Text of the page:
Charlie was a in grumbling mode when, after 20 minutes, he came out of the water and ran up and down the beach to show his aggravation. Fortunately, being at the beach, we simply directed him to run back into the water, where he was able to swim out his annoyance and we ended up staying for quite a bit longer, with Charlie swimming under waves and going backwards headfirst under waves and generally acting like a dolphin.

Too bad there's not always an ocean around near our house for assuaging irritability!—guess we'll have to keep riding bikes and walking.

We did both Sunday evening. We'd left the beach early enough that we practically zipped home on the Parkway. Charlie smiled broadly for the most of the ride, then started crying in short, distressed bursts as we got closer to home—maybe his stomach, maybe (despite a liberal dousing of sunscreen) the effects of too much sun? 

Once we pulled up into our driveway, Charlie wanted a bike ride immediately and off he and Jim went. The three of us also went on a walk (after Charlie had had a quite big dinner). As we turned a corner onto a busy and very well-lit thoroughfare (to the point that you could read a book; it's that bright) and felt a bit of a breeze, I thought of how, during our past beach vacations, we used (until the past few years, when Charlie objected to such) to take long walks beside the ocean under the moon and stars. Last night, he walked at a steady and sure pace a few feet ahead of me, and sometimes when a streetlight shown on his face I could see that he was grinning.

Rain while the sun is out, and bright light under a night sky. 

I don't mean to wax all poetic on you but those oxymorons—paradoxes—are the stuff of our each and every day on the long road with Charlie.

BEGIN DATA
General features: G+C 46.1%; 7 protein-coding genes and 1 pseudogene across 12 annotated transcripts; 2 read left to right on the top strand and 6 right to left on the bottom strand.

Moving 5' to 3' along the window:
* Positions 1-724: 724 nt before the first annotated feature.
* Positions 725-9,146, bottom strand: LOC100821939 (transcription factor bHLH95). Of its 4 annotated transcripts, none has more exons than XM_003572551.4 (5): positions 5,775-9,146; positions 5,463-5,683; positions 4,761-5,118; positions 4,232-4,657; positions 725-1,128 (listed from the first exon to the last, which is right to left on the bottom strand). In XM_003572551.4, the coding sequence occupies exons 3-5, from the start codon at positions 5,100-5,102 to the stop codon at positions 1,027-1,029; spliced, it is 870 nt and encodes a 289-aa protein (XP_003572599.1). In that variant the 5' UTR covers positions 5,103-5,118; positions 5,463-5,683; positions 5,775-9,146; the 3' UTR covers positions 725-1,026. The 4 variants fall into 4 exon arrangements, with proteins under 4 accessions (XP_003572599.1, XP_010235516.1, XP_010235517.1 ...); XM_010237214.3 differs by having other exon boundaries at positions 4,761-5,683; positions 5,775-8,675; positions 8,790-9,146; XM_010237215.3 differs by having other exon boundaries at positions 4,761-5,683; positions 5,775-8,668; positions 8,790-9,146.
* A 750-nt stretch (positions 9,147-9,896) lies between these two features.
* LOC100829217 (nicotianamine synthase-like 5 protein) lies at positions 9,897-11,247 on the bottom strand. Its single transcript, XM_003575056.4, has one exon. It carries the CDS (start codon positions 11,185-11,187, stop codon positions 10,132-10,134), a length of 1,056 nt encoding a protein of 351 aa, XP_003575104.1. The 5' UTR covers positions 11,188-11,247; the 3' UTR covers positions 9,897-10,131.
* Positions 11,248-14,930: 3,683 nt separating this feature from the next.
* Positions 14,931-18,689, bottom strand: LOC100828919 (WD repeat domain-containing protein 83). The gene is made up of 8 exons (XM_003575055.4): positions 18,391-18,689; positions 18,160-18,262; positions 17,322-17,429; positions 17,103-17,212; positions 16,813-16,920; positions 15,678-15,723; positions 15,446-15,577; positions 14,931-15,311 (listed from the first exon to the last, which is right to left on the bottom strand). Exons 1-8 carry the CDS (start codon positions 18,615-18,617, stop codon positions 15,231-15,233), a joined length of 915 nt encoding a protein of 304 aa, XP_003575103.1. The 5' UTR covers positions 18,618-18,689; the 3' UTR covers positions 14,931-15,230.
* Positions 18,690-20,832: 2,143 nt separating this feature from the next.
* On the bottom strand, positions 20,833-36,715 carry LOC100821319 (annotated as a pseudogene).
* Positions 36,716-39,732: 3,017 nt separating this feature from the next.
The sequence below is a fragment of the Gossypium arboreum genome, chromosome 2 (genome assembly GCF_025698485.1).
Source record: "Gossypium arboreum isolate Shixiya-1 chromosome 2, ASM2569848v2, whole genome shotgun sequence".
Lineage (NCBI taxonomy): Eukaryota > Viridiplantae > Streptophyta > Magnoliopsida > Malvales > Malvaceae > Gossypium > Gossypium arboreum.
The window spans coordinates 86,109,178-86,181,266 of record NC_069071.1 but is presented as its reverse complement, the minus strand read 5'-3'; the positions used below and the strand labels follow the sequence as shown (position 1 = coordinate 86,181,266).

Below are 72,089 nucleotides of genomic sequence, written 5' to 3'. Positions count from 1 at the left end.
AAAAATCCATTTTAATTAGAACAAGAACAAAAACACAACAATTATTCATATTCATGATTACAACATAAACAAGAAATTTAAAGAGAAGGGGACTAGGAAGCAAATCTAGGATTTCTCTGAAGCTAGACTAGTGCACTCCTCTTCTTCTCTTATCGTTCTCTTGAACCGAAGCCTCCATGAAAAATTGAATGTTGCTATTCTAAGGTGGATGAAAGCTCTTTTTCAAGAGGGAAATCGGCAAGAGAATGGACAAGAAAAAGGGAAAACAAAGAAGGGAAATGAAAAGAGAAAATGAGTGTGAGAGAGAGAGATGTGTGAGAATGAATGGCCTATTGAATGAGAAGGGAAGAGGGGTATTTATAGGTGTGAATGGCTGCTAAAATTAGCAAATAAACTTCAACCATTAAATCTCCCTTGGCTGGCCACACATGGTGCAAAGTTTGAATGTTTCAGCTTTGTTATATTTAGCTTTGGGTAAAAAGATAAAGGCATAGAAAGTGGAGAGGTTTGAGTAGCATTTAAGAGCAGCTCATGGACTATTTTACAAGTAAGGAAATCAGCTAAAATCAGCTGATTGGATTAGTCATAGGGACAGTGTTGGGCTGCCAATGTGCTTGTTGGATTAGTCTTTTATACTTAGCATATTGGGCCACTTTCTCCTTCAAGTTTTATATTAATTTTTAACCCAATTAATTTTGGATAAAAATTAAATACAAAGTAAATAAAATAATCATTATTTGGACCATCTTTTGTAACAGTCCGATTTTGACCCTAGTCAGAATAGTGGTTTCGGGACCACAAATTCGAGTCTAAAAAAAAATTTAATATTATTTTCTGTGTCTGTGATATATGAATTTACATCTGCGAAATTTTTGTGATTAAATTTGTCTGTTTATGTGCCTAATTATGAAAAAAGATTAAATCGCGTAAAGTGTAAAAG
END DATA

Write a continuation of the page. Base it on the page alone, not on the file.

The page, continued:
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Comments
2 Responses to “Sunshowers and Starlight”
  1. Louise says:

    Not to rain on Charlie’s parade (yes, a terrible pun) but it is not safe to be in the water when there is the chance of a lightning strike. (You are forced to get out of municipal pools in event of a thunderstorm, for instance.) While it seems unlikely, there still is a chance of electrocution if lightning strikes within a 30-yard distance. It’s probably a difficult concept to explain to Charlie once you’ve driven that far to get there.
    http://www.straightdope.com/columns/read/2263/is-lightning-really-that-dangerous-to-swimmers
    I am in complete awe of your patience with Charlie and your willingness to dedicate what seems to be your entire lives to his happiness and continued peacefulness. It’s almost like a life of spiritual vocation that I am reading here in your blog. In many ways, it seems obvious that it is.

  2. autismvox says:

    Hi Louise,
    Yes, a vocation it is, and one we more than embrace!
    We’re quite aware of that regarding lightning; thank you. There was no lightning Sunday at the particular beach we were at.
    When Charlie was younger and liked to swim in the pool, we had many a long wait when he had to get out of it due to lightning.
    http://autism.typepad.com/autism/2005/07/a_soothing_voic.html